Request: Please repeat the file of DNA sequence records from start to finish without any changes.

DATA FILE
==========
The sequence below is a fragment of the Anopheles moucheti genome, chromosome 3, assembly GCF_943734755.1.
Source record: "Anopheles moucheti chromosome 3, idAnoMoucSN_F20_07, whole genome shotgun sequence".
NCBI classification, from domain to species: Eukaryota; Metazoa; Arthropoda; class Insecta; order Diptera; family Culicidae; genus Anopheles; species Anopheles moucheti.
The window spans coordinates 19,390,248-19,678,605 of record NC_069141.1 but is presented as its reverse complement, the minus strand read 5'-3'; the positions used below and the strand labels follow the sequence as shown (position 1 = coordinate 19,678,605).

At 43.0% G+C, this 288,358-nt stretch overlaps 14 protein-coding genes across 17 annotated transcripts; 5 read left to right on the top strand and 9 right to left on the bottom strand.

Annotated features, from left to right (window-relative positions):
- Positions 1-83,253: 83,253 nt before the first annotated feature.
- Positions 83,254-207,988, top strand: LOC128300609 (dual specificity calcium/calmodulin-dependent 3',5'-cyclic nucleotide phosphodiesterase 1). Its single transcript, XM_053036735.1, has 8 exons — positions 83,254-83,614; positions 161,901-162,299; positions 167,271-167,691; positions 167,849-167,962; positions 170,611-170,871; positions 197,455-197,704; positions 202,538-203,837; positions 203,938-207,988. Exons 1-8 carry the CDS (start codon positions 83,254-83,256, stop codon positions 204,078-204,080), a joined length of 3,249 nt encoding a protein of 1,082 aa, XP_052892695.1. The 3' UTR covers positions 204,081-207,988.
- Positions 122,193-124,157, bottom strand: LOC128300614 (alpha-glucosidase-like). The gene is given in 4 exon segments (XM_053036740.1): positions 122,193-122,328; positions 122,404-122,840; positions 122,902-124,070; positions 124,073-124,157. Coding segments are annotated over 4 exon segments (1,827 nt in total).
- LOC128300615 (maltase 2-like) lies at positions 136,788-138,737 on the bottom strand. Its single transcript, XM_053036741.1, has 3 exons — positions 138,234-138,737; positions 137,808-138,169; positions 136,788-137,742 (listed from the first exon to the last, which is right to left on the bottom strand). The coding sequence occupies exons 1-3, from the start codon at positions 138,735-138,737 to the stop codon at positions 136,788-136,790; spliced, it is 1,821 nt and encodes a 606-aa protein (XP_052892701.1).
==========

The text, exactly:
The sequence below is a fragment of the Anopheles moucheti genome, chromosome 3, assembly GCF_943734755.1.
Source record: "Anopheles moucheti chromosome 3, idAnoMoucSN_F20_07, whole genome shotgun sequence".
NCBI classification, from domain to species: Eukaryota; Metazoa; Arthropoda; class Insecta; order Diptera; family Culicidae; genus Anopheles; species Anopheles moucheti.
The window spans coordinates 19,390,248-19,678,605 of record NC_069141.1 but is presented as its reverse complement, the minus strand read 5'-3'; the positions used below and the strand labels follow the sequence as shown (position 1 = coordinate 19,678,605).

At 43.0% G+C, this 288,358-nt stretch overlaps 14 protein-coding genes across 17 annotated transcripts; 5 read left to right on the top strand and 9 right to left on the bottom strand.

Annotated features, from left to right (window-relative positions):
- Positions 1-83,253: 83,253 nt before the first annotated feature.
- Positions 83,254-207,988, top strand: LOC128300609 (dual specificity calcium/calmodulin-dependent 3',5'-cyclic nucleotide phosphodiesterase 1). Its single transcript, XM_053036735.1, has 8 exons — positions 83,254-83,614; positions 161,901-162,299; positions 167,271-167,691; positions 167,849-167,962; positions 170,611-170,871; positions 197,455-197,704; positions 202,538-203,837; positions 203,938-207,988. Exons 1-8 carry the CDS (start codon positions 83,254-83,256, stop codon positions 204,078-204,080), a joined length of 3,249 nt encoding a protein of 1,082 aa, XP_052892695.1. The 3' UTR covers positions 204,081-207,988.
- Positions 122,193-124,157, bottom strand: LOC128300614 (alpha-glucosidase-like). The gene is given in 4 exon segments (XM_053036740.1): positions 122,193-122,328; positions 122,404-122,840; positions 122,902-124,070; positions 124,073-124,157. Coding segments are annotated over 4 exon segments (1,827 nt in total).
- LOC128300615 (maltase 2-like) lies at positions 136,788-138,737 on the bottom strand. Its single transcript, XM_053036741.1, has 3 exons — positions 138,234-138,737; positions 137,808-138,169; positions 136,788-137,742 (listed from the first exon to the last, which is right to left on the bottom strand). The coding sequence occupies exons 1-3, from the start codon at positions 138,735-138,737 to the stop codon at positions 136,788-136,790; spliced, it is 1,821 nt and encodes a 606-aa protein (XP_052892701.1).